Clementine – Surprising that we don’t hear more of this one; the best way to describe a clementine is that it’s exactly like a tangerine, but without the sour taste! This is a straight citrus fruit all the way, looking, peeling, and sectioning just like a tangerine or a mandarin orange. The origins of it are lost in time – some say China and some point to Algeria. They are in season from November to January, and so they go by the nickname of “Christmas Oranges”.
Dragon Fruit – It doesn’t get any more exotic than this. Dragon fruit is the fruit of the pitaya tree. It ranges in color from red to yellow to green, kind of like bell peppers. It is shaped kind of like a pear that is trying to grow vines. The inside is a wonder – tasting vaguely like a kiwi and the meat is either Oreo-cream-white or fig-brown, peppered with hundreds of tiny, crunchy seeds. The name supposedly comes from the suggestion that it looks like a dragon’s egg, although how anybody found a dragon’s egg to compare with is anybody’s guess. Native to Asia. The season is September to March.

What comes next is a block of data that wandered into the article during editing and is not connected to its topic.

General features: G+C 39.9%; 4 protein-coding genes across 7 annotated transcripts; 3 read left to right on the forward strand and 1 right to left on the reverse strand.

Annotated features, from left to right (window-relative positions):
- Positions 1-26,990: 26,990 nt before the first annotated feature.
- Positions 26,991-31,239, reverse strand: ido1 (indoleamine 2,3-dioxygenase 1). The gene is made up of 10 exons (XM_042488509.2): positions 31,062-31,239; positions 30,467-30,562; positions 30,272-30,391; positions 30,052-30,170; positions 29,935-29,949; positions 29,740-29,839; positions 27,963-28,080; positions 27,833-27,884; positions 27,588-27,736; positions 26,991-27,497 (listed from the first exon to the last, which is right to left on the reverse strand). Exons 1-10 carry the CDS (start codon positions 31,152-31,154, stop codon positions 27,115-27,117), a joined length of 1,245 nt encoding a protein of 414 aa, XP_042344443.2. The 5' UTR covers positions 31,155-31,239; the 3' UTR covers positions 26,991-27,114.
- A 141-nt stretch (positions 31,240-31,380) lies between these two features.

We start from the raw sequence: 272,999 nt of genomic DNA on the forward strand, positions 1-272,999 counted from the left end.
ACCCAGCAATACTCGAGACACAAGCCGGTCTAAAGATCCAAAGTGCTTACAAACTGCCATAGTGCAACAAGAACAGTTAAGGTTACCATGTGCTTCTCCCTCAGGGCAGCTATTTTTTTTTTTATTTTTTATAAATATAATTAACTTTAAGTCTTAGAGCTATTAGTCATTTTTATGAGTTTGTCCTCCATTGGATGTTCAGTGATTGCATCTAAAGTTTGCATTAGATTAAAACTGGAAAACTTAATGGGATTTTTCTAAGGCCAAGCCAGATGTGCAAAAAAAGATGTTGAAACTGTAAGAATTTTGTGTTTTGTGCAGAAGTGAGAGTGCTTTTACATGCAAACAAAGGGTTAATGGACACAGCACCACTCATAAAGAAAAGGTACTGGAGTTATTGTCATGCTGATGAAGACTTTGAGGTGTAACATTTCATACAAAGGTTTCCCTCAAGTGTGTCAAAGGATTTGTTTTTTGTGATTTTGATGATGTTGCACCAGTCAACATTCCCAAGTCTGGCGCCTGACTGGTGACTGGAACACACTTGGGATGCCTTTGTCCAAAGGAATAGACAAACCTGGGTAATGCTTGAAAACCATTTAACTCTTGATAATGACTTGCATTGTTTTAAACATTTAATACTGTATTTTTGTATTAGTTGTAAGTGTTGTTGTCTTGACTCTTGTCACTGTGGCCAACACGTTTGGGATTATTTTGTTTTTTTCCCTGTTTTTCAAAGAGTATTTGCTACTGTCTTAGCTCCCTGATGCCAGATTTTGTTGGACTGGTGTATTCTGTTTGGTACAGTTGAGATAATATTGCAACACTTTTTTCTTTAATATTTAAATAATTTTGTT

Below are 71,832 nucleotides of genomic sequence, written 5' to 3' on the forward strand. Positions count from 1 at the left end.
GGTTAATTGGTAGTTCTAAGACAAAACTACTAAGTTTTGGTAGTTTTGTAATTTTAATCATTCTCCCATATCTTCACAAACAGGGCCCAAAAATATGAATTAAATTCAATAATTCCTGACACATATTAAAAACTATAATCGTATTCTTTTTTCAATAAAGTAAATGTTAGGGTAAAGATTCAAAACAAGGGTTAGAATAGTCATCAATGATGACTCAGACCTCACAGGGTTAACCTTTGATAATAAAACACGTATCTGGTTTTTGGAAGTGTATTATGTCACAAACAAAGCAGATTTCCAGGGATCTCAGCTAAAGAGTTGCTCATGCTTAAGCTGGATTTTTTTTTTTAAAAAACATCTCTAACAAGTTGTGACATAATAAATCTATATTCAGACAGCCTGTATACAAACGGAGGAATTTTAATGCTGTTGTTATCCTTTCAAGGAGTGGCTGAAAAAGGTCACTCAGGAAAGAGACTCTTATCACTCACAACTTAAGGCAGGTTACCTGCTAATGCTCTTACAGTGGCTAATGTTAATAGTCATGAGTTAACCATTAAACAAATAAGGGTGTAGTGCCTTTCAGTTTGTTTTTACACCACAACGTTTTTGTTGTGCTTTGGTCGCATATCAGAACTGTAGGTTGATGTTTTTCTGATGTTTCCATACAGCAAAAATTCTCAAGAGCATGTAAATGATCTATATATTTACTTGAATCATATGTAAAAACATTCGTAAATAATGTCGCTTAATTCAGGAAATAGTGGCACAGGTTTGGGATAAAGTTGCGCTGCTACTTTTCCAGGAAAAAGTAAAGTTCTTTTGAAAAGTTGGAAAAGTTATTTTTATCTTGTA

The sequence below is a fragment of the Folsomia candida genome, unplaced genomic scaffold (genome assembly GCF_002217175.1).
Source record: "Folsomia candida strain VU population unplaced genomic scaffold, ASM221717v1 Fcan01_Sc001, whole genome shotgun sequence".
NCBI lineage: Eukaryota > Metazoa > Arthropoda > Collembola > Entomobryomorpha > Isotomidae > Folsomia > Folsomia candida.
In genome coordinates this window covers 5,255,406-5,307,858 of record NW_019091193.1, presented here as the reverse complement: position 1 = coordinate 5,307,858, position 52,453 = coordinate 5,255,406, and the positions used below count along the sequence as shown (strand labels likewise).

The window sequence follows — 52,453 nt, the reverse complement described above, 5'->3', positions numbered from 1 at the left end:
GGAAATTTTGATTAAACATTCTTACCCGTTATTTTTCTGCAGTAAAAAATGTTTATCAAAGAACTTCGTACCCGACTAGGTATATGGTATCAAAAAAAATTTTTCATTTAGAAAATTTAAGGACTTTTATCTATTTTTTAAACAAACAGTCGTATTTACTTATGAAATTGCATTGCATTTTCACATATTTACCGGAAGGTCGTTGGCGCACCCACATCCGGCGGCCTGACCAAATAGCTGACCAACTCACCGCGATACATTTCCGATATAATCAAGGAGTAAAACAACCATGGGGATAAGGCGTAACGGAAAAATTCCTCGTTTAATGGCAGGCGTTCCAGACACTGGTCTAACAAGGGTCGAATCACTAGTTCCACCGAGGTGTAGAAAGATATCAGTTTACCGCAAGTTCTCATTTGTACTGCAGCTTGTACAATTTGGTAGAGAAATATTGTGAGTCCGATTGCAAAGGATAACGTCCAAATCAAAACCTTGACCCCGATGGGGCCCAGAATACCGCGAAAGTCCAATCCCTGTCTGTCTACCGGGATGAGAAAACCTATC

Durian – This is the canonical weird fruit. If you can say you’ve eaten a durian, you’ve at least stepped outside of your comfort zone and possibly can lay some claim to courage. The appearance of it is like an avocado with a suit of spiky armor. Slice it open and discover a kind of pod-like structure with a thick core and skin.
The smell of the durian is a legendary turn-off. It has been compared to many disagreeable things from a rotting corpse to a skunk. Stories abound about how the fruit stinks so bad that it is actually banned in hotels, subways, and planes. The odor can be picked up from miles away, and if you store a cut durian in your fridge, it will taint the odor of everything else, including the garlic. Once you get past the smell, the taste is commonly described as nutty and sweet, but other descriptions range from custard to onions. Possibly the most complex flavor known in nature. You either love it or hate it, but it’s been consumed in its native Asia since ancient times. Seasonal in April and May.